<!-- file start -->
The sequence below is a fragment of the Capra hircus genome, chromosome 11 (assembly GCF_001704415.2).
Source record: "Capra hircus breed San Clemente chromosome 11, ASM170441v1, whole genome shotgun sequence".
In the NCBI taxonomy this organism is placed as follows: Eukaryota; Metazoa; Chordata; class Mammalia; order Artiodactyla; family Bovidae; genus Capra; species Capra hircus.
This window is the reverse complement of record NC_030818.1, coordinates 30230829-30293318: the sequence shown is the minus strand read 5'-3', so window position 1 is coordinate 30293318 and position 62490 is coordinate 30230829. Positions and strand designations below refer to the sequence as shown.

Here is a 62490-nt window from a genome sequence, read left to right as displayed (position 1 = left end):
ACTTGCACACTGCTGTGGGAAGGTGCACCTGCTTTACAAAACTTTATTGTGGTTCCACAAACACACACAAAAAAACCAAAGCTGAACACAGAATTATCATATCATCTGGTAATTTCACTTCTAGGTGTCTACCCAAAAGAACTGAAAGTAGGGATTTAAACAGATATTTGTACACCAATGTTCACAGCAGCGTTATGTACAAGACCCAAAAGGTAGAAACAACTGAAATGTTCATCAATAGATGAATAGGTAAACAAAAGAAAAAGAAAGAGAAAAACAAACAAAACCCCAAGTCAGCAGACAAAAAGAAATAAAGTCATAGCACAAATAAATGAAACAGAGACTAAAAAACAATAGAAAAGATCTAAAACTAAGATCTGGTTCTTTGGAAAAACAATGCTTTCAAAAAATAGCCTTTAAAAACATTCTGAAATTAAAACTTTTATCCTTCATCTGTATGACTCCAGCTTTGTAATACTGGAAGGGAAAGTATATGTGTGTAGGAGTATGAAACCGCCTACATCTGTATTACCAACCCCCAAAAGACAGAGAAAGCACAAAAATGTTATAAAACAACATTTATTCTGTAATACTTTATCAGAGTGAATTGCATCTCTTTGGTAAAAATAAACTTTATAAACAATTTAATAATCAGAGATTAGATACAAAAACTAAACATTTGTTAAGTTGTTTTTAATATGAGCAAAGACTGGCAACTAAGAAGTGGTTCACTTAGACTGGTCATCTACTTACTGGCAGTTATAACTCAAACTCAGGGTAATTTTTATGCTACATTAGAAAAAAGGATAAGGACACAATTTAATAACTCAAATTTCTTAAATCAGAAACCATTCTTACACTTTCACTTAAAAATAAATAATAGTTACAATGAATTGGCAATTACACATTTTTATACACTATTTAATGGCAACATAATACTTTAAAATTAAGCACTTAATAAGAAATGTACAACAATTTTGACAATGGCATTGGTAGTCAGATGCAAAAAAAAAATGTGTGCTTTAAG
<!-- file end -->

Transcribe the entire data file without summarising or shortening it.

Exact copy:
The sequence below is a fragment of the Capra hircus genome, chromosome 11 (assembly GCF_001704415.2).
Source record: "Capra hircus breed San Clemente chromosome 11, ASM170441v1, whole genome shotgun sequence".
In the NCBI taxonomy this organism is placed as follows: Eukaryota; Metazoa; Chordata; class Mammalia; order Artiodactyla; family Bovidae; genus Capra; species Capra hircus.
This window is the reverse complement of record NC_030818.1, coordinates 30230829-30293318: the sequence shown is the minus strand read 5'-3', so window position 1 is coordinate 30293318 and position 62490 is coordinate 30230829. Positions and strand designations below refer to the sequence as shown.

Here is a 62490-nt window from a genome sequence, read left to right as displayed (position 1 = left end):
ACTTGCACACTGCTGTGGGAAGGTGCACCTGCTTTACAAAACTTTATTGTGGTTCCACAAACACACACAAAAAAACCAAAGCTGAACACAGAATTATCATATCATCTGGTAATTTCACTTCTAGGTGTCTACCCAAAAGAACTGAAAGTAGGGATTTAAACAGATATTTGTACACCAATGTTCACAGCAGCGTTATGTACAAGACCCAAAAGGTAGAAACAACTGAAATGTTCATCAATAGATGAATAGGTAAACAAAAGAAAAAGAAAGAGAAAAACAAACAAAACCCCAAGTCAGCAGACAAAAAGAAATAAAGTCATAGCACAAATAAATGAAACAGAGACTAAAAAACAATAGAAAAGATCTAAAACTAAGATCTGGTTCTTTGGAAAAACAATGCTTTCAAAAAATAGCCTTTAAAAACATTCTGAAATTAAAACTTTTATCCTTCATCTGTATGACTCCAGCTTTGTAATACTGGAAGGGAAAGTATATGTGTGTAGGAGTATGAAACCGCCTACATCTGTATTACCAACCCCCAAAAGACAGAGAAAGCACAAAAATGTTATAAAACAACATTTATTCTGTAATACTTTATCAGAGTGAATTGCATCTCTTTGGTAAAAATAAACTTTATAAACAATTTAATAATCAGAGATTAGATACAAAAACTAAACATTTGTTAAGTTGTTTTTAATATGAGCAAAGACTGGCAACTAAGAAGTGGTTCACTTAGACTGGTCATCTACTTACTGGCAGTTATAACTCAAACTCAGGGTAATTTTTATGCTACATTAGAAAAAAGGATAAGGACACAATTTAATAACTCAAATTTCTTAAATCAGAAACCATTCTTACACTTTCACTTAAAAATAAATAATAGTTACAATGAATTGGCAATTACACATTTTTATACACTATTTAATGGCAACATAATACTTTAAAATTAAGCACTTAATAAGAAATGTACAACAATTTTGACAATGGCATTGGTAGTCAGATGCAAAAAAAAAATGTGTGCTTTAAG